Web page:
...get everything ready the night before, check the weather forecast and pack the car
...check the pockets of sale clothing for money and other valuables
...take plenty of small change, small notes, pen and paper, flask, picnic, carrier bags, a chair and bin liners
...try to have the children minded, as they can get bored, irritable or can even wander off
...consider making your stall stand out from the crowd with a colourful tablecloth, signboards or have some other attraction (see below)
...choose a sunny pitch away from big muddy puddles
...arrive early prepared for the 'boot-divers' and ask over-eager buyers to wait until you have unpacked the car (unfortunately it's at this time that items often go 'missing' so be firm and vigilant)
...consider waiting, say 15 mins after arriving, for the dealers to drift off before unpacking if you don't want this type of trade
...leave a gap between your sale area and your neighbours so that people can get between them (unless you want your items trodden on!)
...keep your car doors locked when you are serving, and your takings somewhere safe
...display some clothes on a (sturdy) rail putting your most colourful eyecatching items in front and some in a pile - people love to rummage!
...display your most saleable items where they can best be seen and touched e.g. dvd's, electronics, cakes and jams, digital cameras, mobile phones, perfumes etc on the table but less saleable things like kids cuddly toys old shoes or household junk on a sheet on the ground
...if you can, arrange in themes, e.g. all your cosmetic items in one place, framed pictures in another, etc so that there is a logic to your stall.
...have a look at your stall from the other side, the buyer's perspective - does it look attractive / inviting / interesting? Is everything displayed to it's full potential? Can people get to the stall itself to pay, or is there too much stuff in front of it?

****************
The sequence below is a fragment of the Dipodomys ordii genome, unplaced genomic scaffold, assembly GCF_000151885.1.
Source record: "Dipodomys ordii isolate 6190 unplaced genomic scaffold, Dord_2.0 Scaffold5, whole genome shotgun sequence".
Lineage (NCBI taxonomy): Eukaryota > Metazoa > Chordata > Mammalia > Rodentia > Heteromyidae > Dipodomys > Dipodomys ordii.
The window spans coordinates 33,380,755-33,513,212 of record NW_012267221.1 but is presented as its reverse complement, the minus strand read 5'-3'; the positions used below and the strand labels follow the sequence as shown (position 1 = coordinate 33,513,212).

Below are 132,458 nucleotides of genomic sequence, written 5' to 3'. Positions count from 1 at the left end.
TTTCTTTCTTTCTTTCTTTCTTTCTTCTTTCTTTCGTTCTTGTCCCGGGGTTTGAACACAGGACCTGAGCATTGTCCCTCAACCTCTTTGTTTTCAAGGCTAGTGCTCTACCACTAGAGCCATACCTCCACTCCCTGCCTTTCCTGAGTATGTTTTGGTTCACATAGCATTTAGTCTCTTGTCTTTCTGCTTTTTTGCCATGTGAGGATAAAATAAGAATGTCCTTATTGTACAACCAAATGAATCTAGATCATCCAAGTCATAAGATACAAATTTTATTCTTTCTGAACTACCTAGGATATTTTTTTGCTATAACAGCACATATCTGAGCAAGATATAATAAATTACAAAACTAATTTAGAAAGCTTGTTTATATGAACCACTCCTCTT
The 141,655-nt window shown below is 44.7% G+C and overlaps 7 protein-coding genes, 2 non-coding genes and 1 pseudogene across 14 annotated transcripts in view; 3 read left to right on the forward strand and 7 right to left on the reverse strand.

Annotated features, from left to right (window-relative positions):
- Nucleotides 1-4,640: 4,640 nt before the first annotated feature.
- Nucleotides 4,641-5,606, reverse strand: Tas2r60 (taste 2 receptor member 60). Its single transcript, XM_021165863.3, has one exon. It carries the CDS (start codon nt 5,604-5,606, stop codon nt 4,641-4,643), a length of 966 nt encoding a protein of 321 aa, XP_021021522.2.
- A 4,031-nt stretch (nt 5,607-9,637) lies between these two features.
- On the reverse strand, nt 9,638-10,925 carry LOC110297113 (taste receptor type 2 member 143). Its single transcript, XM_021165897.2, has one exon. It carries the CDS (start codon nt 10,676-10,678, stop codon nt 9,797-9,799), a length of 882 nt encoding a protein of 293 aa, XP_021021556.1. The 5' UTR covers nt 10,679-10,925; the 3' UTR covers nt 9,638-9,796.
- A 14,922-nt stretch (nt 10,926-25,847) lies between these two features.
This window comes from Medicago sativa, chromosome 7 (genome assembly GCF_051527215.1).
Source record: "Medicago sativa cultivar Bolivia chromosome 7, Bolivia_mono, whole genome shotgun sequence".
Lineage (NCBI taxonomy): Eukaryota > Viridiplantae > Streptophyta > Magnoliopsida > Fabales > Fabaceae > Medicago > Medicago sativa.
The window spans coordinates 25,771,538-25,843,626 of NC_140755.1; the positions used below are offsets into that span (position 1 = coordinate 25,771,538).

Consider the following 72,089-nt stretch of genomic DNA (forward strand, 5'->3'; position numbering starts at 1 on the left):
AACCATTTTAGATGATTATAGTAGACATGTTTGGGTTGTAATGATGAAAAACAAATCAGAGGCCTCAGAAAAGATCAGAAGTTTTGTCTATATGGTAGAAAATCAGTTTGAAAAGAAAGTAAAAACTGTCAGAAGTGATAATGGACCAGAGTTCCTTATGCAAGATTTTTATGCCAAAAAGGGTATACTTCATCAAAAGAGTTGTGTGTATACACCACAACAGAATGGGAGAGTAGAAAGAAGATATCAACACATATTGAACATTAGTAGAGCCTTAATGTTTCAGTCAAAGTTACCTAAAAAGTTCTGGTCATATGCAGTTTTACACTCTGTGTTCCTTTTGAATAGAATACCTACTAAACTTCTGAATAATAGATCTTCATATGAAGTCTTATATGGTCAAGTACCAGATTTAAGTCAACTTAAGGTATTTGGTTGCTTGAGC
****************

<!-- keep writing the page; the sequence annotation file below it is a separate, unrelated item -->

...if you have several tables or dress rails, consider a semi cirular arrangement - psychologically it's snug and inviting, and it gives buyers less chance for their attention to wander to the next stall!
...spread your stuff out to the sides so that people can see what it is you're offering.
...state the price firmly with no upward inflection in your voice. So, for example, answering to a price quiery with "£3 ??" sounds like you're inviting your buyer to beat you down on price.
...charm your would-be customers with some friendly banter (not easy if you've been up since 5 a.m., I know!)
...resist the urge to price things with labels. It may seem like a nice idea but it puts buyers off - let them ask the price and perhaps haggle with you. They can also leave marks on the items. The downside of this suggestion is that you and your helper(s) have to remember prices quoted
...keep in mind why you are there - is it to just get rid of as much stuff as quickly as possible or to make as much money as you can? Charge accordingly!
...use the tactics of the supermarkets and advertise 'buy one get one free' offers if it suits your purpose
...offer to mind heavy or bulky purchases while the buyer continues to walk around the sale (but sure they make a note of how to find you again and tell them what time you plan to leave!)
...take part or full payment for any items you agree to deliver, not forgetting the buyers telephone number and address of course!
...have a walk around the boot sale yourself and grab any bargains you see - you might even resell them on your stall and maybe make a profit!
...leave fake, dangerous or illegal goods at home
...don't sell knives, lighterfuel etc to underage kids